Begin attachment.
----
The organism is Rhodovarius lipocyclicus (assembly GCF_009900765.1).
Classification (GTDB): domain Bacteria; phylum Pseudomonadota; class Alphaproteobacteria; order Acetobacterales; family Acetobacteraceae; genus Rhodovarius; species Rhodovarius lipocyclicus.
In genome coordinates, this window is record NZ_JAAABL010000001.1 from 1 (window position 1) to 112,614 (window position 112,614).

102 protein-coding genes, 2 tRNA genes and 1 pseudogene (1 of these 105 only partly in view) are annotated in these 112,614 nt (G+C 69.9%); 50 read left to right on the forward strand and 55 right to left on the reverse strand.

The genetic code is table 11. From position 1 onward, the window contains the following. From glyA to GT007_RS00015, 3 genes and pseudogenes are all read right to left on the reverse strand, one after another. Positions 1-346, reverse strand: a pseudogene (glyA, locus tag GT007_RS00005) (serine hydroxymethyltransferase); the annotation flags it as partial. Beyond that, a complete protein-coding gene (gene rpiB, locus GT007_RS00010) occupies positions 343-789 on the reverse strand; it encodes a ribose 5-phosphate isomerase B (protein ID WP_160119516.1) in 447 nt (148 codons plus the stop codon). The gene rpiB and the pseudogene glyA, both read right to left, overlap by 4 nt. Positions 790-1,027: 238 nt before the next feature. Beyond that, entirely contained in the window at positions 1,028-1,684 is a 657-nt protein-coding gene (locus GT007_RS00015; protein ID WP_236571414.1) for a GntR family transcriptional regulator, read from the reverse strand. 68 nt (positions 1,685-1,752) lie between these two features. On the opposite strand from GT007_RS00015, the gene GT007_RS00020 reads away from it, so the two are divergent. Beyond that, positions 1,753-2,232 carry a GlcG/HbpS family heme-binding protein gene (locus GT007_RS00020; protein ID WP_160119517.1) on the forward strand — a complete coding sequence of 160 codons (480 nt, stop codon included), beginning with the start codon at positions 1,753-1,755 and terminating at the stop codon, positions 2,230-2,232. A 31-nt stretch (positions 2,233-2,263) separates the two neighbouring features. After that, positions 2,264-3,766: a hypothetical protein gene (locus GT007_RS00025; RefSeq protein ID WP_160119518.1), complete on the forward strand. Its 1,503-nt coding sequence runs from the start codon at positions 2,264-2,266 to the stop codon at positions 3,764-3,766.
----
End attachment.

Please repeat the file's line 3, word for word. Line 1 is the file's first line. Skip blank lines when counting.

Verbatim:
In genome coordinates, this window is record NZ_JAAABL010000001.1 from 1 (window position 1) to 112,614 (window position 112,614).